“Claims that somehow DJI products are transmitting customer data back to China, or to DJI, or anywhere they’re not supposed to be … are just false,” DJI spokesman Adam Lisberg told the outlet. “No one has ever found a deliberate attempt to steal data, or any of the other fantasies promoted by some of our critics. It simply isn’t true.”

There’s also another potential explanation: That the FBI is securing the drones to study Chinese data mining and devise methods to counteract hacking attempts.

“If the federal government is purchasing DJI drones for counter-drone or other security research — fine,” American Enterprise Institute defense and cybersecurity expert Klon Kitchen told Axios via email.

“But otherwise, in a world where you have plenty of alternatives — including some U.S. alternatives that are very good — why would federal agencies assume the inherent risks of Chinese-made systems?”

Florida GOP Sen. Marco Rubio was similarly unimpressed, according to Axios.

“DJI’s cyber security vulnerabilities are well documented,” Rubio wrote in an email to the outlet.

“Given everything we know about the Chinese Communist Party and its companies, there is absolutely no excuse for any government agency to use DJI drones, or any other drones manufactured in countries identified as national security threats.”

And that’s the critical problem here — if these agencies aren’t using these drones as vehicles to study China’s data-collection efforts and hacking, this is handing Beijing the keys to our national security apparatus.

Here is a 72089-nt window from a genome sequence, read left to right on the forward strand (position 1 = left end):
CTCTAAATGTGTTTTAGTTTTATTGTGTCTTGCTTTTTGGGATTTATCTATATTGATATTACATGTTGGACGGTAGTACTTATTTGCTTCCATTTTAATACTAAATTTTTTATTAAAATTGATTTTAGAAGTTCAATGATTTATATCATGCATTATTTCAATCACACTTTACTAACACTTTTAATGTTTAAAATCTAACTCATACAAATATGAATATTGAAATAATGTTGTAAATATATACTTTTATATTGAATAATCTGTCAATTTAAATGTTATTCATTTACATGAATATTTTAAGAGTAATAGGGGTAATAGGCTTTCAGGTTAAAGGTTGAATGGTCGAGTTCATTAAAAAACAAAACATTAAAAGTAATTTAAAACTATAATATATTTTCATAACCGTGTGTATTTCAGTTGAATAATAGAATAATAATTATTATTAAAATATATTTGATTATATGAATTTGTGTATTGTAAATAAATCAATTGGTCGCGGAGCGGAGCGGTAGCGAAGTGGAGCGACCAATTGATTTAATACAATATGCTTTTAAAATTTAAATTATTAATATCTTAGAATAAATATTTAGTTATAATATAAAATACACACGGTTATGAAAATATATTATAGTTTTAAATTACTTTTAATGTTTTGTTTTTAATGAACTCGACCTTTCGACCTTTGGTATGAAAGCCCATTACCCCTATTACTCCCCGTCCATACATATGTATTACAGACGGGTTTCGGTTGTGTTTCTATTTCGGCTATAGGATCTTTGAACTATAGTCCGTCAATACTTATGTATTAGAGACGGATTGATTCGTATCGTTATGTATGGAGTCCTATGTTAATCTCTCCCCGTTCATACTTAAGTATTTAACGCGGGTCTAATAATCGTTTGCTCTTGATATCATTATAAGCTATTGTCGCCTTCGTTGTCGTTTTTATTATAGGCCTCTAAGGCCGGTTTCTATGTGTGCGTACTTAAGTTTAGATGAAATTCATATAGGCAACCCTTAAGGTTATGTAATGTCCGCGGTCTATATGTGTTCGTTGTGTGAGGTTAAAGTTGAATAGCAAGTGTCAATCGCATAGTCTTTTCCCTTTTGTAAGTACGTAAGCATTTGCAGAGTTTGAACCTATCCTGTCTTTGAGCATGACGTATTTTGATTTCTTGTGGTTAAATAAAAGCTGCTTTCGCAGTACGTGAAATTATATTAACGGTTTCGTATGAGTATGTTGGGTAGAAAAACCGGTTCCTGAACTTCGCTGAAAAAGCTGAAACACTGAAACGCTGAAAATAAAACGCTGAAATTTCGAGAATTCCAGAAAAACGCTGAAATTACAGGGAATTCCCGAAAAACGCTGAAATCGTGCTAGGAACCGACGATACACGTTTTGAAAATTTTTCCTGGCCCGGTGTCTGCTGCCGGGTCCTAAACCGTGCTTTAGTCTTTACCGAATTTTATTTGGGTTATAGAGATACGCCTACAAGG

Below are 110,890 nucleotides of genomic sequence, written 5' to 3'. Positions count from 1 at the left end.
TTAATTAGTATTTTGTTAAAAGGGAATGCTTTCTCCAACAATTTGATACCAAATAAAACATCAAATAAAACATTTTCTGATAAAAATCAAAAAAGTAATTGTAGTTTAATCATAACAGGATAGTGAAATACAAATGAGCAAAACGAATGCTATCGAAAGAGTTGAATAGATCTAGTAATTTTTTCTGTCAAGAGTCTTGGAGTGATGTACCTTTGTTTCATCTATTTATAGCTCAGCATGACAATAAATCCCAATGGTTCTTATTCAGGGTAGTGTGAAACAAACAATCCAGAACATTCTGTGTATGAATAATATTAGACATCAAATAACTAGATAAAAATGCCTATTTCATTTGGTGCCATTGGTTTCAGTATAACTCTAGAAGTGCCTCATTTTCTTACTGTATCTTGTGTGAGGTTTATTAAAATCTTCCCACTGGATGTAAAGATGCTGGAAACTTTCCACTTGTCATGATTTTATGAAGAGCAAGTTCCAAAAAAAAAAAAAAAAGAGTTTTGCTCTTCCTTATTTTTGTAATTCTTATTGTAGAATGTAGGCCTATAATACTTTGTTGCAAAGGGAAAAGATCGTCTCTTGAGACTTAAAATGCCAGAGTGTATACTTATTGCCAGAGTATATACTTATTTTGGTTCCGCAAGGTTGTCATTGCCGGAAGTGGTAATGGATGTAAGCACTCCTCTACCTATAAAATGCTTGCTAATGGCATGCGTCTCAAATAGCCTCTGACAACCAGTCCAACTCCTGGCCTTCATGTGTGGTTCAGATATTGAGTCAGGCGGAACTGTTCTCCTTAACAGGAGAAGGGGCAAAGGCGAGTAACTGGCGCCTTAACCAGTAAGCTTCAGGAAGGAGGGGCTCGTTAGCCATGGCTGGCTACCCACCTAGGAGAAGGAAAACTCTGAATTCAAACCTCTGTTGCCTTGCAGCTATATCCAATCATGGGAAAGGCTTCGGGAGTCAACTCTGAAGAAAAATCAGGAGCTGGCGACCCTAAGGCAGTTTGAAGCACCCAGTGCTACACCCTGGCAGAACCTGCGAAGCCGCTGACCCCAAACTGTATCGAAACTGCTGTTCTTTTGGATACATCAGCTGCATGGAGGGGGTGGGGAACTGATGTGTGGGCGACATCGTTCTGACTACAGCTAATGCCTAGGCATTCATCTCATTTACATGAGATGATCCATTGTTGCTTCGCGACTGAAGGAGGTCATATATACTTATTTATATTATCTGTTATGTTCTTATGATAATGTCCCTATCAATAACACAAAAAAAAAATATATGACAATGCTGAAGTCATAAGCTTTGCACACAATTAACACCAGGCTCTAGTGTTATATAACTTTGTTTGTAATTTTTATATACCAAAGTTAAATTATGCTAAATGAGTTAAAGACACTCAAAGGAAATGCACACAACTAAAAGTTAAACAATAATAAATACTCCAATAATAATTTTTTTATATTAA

The fact that these off-the-shelf drones are in the fleets of our federal government is worrying enough as it is.

The Interior Department has already stopped using DJI drones, after all. If the FBI and Secret Service are using these drones, it’d be impossible to ensure complete sequestration between our systems and Chinese software.

We’d also be hard-pressed to stop them from seeing and hearing exactly what our federal law enforcement sees and hears — which is, by its very nature, sensitive data. No matter what role the unmanned vehicles are playing in either agency’s mission, I’m guessing it won’t just involve a dad playing with his son in the backyard, teaching him how to use the drone.

Say what you will about the necessity of our surveillance state and how invasive (or not) it is. If it’s going to exist and it’s going to be peeking into our backyards and up our streets with panopticon-like omniprescence, it would help if China isn’t seeing what the federal government sees, too.

Truth and Accuracy

Submit a Correction →

We are committed to truth and accuracy in all of our journalism. Read our editorial standards.

, , ,
C. Douglas Golden is a writer who splits his time between the United States and Southeast Asia. Specializing in political commentary and world affairs, he's written for Conservative Tribune and The Western Journal since 2014.
C. Douglas Golden is a writer who splits his time between the United States and Southeast Asia. Specializing in political commentary and world affairs, he's written for Conservative Tribune and The Western Journal since 2014. Aside from politics, he enjoys spending time with his wife, literature (especially British comic novels and modern Japanese lit), indie rock, coffee, Formula One and football (of both American and world varieties).
Morristown, New Jersey
Catholic University of America
Languages Spoken
English, Spanish
Topics of Expertise
American Politics, World Politics, Culture